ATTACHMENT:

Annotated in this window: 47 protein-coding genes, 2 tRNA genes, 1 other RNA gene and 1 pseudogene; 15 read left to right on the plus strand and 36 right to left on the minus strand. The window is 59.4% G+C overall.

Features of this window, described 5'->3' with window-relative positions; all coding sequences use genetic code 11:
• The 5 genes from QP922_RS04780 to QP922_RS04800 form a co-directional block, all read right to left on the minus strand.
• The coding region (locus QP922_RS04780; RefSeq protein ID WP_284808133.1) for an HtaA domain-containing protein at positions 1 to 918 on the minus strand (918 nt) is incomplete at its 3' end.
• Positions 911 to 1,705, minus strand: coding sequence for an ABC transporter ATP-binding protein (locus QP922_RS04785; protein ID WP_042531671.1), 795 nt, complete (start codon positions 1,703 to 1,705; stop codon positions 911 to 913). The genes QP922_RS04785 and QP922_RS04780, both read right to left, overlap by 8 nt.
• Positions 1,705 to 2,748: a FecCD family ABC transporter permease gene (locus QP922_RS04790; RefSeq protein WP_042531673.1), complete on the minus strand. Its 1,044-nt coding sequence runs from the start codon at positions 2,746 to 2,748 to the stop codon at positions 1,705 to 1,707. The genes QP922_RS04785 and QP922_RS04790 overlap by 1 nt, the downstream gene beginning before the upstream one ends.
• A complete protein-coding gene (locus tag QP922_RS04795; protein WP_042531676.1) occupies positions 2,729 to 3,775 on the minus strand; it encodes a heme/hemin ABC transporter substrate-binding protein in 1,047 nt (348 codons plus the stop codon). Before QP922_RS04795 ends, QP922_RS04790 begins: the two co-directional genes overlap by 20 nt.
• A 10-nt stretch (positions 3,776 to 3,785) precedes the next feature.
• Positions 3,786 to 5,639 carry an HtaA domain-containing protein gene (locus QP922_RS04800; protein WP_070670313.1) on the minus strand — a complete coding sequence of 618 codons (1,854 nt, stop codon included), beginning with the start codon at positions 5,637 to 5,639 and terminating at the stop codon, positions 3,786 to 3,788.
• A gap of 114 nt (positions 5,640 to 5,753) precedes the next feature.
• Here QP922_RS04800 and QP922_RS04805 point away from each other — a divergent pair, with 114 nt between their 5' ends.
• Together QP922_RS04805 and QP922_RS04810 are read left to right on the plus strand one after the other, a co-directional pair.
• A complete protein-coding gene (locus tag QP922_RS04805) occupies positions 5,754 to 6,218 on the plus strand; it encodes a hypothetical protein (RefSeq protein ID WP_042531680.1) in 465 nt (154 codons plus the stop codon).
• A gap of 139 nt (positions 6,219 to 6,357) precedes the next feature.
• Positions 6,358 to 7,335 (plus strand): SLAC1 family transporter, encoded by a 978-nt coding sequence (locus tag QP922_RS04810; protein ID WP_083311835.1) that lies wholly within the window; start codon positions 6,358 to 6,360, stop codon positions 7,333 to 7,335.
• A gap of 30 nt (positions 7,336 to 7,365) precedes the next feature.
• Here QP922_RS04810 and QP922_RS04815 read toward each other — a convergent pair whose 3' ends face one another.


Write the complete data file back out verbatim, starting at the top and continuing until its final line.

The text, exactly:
Annotated in this window: 47 protein-coding genes, 2 tRNA genes, 1 other RNA gene and 1 pseudogene; 15 read left to right on the plus strand and 36 right to left on the minus strand. The window is 59.4% G+C overall.

Features of this window, described 5'->3' with window-relative positions; all coding sequences use genetic code 11:
• The 5 genes from QP922_RS04780 to QP922_RS04800 form a co-directional block, all read right to left on the minus strand.
• The coding region (locus QP922_RS04780; RefSeq protein ID WP_284808133.1) for an HtaA domain-containing protein at positions 1 to 918 on the minus strand (918 nt) is incomplete at its 3' end.
• Positions 911 to 1,705, minus strand: coding sequence for an ABC transporter ATP-binding protein (locus QP922_RS04785; protein ID WP_042531671.1), 795 nt, complete (start codon positions 1,703 to 1,705; stop codon positions 911 to 913). The genes QP922_RS04785 and QP922_RS04780, both read right to left, overlap by 8 nt.
• Positions 1,705 to 2,748: a FecCD family ABC transporter permease gene (locus QP922_RS04790; RefSeq protein WP_042531673.1), complete on the minus strand. Its 1,044-nt coding sequence runs from the start codon at positions 2,746 to 2,748 to the stop codon at positions 1,705 to 1,707. The genes QP922_RS04785 and QP922_RS04790 overlap by 1 nt, the downstream gene beginning before the upstream one ends.
• A complete protein-coding gene (locus tag QP922_RS04795; protein WP_042531676.1) occupies positions 2,729 to 3,775 on the minus strand; it encodes a heme/hemin ABC transporter substrate-binding protein in 1,047 nt (348 codons plus the stop codon). Before QP922_RS04795 ends, QP922_RS04790 begins: the two co-directional genes overlap by 20 nt.
• A 10-nt stretch (positions 3,776 to 3,785) precedes the next feature.
• Positions 3,786 to 5,639 carry an HtaA domain-containing protein gene (locus QP922_RS04800; protein WP_070670313.1) on the minus strand — a complete coding sequence of 618 codons (1,854 nt, stop codon included), beginning with the start codon at positions 5,637 to 5,639 and terminating at the stop codon, positions 3,786 to 3,788.
• A gap of 114 nt (positions 5,640 to 5,753) precedes the next feature.
• Here QP922_RS04800 and QP922_RS04805 point away from each other — a divergent pair, with 114 nt between their 5' ends.
• Together QP922_RS04805 and QP922_RS04810 are read left to right on the plus strand one after the other, a co-directional pair.
• A complete protein-coding gene (locus tag QP922_RS04805) occupies positions 5,754 to 6,218 on the plus strand; it encodes a hypothetical protein (RefSeq protein ID WP_042531680.1) in 465 nt (154 codons plus the stop codon).
• A gap of 139 nt (positions 6,219 to 6,357) precedes the next feature.
• Positions 6,358 to 7,335 (plus strand): SLAC1 family transporter, encoded by a 978-nt coding sequence (locus tag QP922_RS04810; protein ID WP_083311835.1) that lies wholly within the window; start codon positions 6,358 to 6,360, stop codon positions 7,333 to 7,335.
• A gap of 30 nt (positions 7,336 to 7,365) precedes the next feature.
• Here QP922_RS04810 and QP922_RS04815 read toward each other — a convergent pair whose 3' ends face one another.